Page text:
Things Getting Heated Regarding North Sea Taxes


Automobile owners should be following the situation regarding Chancellor George Osborne and the gas companies. The two parties have been feuding for six weeks and the situation recently escalated. All indicators reveal that things are likely to get very uncomfortable before summer ends.

In his March budget, the chancellor imposed a £2 billion windfall tax for North Sea profits by gas companies. According to Shell, this tax increase will cost it an additional £600 million. BP and Chevron are also complaining and industry representatives are lobbying the press and ministers.

On Sunday, Centrica, the owner of British Gas, announced that it will be shutting down the largest gas field in Britain for regular maintenance but production may not be restarted.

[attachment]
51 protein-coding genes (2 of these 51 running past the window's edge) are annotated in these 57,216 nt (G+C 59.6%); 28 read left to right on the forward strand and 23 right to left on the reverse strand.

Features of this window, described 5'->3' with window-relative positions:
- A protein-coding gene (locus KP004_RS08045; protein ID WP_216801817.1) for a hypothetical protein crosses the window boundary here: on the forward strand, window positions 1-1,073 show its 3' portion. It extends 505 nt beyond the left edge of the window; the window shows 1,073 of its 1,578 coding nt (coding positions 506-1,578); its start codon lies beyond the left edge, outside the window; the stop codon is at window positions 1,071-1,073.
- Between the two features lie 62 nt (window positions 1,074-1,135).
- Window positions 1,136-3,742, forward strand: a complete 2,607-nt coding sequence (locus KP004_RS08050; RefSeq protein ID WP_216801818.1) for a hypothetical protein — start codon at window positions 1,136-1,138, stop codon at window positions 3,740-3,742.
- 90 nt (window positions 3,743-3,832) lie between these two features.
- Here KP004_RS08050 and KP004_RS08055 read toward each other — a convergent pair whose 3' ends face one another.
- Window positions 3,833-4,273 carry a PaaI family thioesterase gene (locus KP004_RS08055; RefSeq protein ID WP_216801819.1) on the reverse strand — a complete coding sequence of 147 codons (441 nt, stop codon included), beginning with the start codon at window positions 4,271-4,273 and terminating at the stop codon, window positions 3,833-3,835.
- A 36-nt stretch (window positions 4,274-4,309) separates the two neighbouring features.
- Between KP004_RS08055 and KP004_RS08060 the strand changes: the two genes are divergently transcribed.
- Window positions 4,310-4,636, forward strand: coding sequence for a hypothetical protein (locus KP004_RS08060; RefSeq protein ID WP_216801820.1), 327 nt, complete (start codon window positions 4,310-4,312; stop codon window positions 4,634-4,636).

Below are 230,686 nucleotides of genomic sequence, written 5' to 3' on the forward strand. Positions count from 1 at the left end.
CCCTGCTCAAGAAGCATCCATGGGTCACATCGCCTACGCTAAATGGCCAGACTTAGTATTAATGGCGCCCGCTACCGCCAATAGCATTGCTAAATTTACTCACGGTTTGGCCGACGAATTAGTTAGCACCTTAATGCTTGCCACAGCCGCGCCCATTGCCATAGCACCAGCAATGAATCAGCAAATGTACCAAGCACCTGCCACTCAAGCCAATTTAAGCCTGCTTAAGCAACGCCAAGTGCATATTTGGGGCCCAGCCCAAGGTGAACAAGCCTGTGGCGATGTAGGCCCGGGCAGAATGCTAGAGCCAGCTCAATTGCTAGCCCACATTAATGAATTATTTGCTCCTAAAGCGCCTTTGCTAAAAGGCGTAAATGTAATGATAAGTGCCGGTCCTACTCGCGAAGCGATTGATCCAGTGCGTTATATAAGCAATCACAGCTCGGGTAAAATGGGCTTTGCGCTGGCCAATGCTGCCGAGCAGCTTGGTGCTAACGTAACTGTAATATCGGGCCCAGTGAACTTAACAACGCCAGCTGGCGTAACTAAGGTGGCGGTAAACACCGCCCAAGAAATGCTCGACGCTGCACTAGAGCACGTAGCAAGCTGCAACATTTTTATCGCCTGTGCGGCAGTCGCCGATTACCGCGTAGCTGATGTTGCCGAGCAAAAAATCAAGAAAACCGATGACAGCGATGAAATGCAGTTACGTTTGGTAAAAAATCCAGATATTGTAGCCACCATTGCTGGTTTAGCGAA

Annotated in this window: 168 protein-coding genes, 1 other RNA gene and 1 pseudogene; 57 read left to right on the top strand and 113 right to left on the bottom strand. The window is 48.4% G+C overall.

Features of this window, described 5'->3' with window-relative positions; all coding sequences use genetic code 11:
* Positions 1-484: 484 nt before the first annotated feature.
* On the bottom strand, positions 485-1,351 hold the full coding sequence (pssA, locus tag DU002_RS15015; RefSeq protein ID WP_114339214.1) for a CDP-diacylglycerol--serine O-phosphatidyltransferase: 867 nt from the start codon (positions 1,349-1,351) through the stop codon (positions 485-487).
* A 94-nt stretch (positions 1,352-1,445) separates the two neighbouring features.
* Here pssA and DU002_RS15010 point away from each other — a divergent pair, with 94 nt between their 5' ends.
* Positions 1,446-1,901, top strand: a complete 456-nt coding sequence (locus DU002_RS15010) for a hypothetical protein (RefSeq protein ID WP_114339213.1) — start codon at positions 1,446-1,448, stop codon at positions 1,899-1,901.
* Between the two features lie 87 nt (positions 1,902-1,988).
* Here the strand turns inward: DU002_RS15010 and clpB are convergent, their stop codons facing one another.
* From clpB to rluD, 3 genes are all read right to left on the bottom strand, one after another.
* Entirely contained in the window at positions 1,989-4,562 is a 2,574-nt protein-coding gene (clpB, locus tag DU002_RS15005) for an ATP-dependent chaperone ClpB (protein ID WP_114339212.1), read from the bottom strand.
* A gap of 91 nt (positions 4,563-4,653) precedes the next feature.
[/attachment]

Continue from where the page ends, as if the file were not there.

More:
Centra declared that the increase in tax for North Sea profits may not make it economical to reopen its Morecambe Bay field. The company estimates that its South Morecambe field, which is older, faces an 81p tax for every pound it generates in profit.

This is just the beginning of the problems, as gas and oil industry representatives will provide the energy select committee with evidence on Wednesday and additional offshore explorers may shut down their facilities.

Rolling out a 20 percent gas industry tax increase should not take place overnight. Mr. Osborne himself protested such a move by Gordon Brown in 2007, due to its short-term focus that deterred private investment. Though taxing energy companies is a politically acceptable way to raise revenue, it appears hypocritical based on his former opinion.

The government may now be regretting its decision to appoint Centrica head Sam Laidlaw to a Whitehall non-executive directorship. Though Mr. Osborne does not have a strong case regarding the North Sea tax, gas companies still must pay their tax bills.

If those with car loans and car finance decided not to pay for their vehicle fuel due to the cost, there would be ramifications. This rule applies to the current situation.